Harry Callahan’s photographs from his series ‘City’ are shown at Pace/McGill Gallery in NYC and they are a great opportunity not only to get acquainted with the work of one of Anselm Adams’ pupils but also to see how NY (and Chicago) art (and, clearly, also photography) mastered the ability to make abstraction and expression to collapse into one image. The show comprises a selection of nearly 50 gelatin silver prints depicting the city landscape, his wife Eleanor and his daughter Barbara.
Even though the most important thing seems to be the subject matter (as the artist stated in his 1964 monograph Harry Callahan: Photographs, published by El Mochuelo Gallery, Santa Barbara), there is a formal drive towards abstraction that injects a subjective (in the sense of expressive) element to the works. This does not mean that his works are sentimental but they are existential to the point of emptying that that is represented from any familiarity. It is as if Callahan distillates the angles and the sun light so much that the air becomes too thin to be real. Instrumental in introducing a vocabulary of formal abstraction into American photography at a time when descriptive realism was the dominant aesthetic, Callahan employed techniques of extreme contrast (Bob Fine, c. 1952), reduction of form (Telephone Wires, 1945-76), and multiple exposure (Chicago, 1948) to present the everyday urban environment from unexpected points of view.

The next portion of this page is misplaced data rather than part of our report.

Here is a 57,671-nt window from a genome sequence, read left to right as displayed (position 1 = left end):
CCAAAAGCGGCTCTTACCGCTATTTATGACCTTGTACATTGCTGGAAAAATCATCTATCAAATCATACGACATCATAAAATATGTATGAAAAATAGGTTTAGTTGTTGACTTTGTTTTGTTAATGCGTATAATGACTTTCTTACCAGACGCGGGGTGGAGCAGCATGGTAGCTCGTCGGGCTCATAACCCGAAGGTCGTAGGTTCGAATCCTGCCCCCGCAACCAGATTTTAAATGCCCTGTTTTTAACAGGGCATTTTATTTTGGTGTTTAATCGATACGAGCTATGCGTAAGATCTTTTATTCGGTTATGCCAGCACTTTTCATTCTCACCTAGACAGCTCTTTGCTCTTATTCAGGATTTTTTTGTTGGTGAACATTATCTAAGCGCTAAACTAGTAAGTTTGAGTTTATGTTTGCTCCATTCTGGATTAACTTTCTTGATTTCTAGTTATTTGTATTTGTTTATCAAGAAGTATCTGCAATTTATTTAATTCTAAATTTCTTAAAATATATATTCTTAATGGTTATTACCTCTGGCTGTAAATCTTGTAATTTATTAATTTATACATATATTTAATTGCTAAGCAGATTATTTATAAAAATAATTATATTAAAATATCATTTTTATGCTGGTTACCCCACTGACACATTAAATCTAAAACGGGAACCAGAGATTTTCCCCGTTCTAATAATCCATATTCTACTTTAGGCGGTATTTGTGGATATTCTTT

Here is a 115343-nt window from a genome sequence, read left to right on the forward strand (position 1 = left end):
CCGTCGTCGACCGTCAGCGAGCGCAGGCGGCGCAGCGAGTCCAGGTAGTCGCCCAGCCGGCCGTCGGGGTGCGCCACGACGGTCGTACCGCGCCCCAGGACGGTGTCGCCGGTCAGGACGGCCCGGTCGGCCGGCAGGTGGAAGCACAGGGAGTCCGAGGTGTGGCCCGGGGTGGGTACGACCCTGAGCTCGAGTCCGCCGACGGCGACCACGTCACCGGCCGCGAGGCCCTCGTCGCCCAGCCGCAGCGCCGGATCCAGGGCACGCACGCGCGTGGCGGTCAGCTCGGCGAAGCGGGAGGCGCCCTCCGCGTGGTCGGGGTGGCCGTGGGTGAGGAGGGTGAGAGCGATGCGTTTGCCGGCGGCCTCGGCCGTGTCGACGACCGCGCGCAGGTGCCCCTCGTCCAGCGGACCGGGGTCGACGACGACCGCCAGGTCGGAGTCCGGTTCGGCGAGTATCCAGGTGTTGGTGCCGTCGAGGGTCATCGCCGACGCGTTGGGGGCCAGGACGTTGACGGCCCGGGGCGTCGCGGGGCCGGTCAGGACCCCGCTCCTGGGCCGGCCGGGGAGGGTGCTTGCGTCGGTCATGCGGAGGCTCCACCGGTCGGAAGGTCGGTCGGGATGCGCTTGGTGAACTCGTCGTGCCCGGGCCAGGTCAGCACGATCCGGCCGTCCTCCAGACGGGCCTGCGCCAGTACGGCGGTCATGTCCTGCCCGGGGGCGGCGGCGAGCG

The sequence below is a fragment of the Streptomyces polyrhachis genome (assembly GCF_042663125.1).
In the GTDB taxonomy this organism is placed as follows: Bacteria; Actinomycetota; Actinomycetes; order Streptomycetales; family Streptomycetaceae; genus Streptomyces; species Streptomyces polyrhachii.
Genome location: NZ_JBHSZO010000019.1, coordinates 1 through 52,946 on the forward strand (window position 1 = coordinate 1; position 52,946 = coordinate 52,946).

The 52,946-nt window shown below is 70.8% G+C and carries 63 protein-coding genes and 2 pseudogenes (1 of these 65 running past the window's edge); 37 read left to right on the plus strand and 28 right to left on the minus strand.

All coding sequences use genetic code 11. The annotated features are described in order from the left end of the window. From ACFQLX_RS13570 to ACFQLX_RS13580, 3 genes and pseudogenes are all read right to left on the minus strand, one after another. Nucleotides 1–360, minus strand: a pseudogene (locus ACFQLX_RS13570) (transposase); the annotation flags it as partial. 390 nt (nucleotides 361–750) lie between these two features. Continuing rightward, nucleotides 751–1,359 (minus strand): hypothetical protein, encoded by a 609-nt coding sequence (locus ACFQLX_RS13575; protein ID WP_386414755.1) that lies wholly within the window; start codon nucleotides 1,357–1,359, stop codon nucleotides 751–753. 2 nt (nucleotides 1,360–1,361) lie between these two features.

Pace/McGill’s press release is right when asserting that Callahan’s was a quest for conceptual expression that transcended the external cityscape to render visible the urban state-of-mind. There is a loneliness that comes across as fear and that is a very human thing to depict. I would call these photos ‘abstract expressionist’. His series of full- frame faces of “women lost in thought” on the streets of Chicago from 1950, for example, are psychological portraits of the city, void of any direct reference to its physical architectural space but the light comes from above the ‘sitters’ and always project an oblique shadow that make the whole composition abstract. I love this show. Just a thought.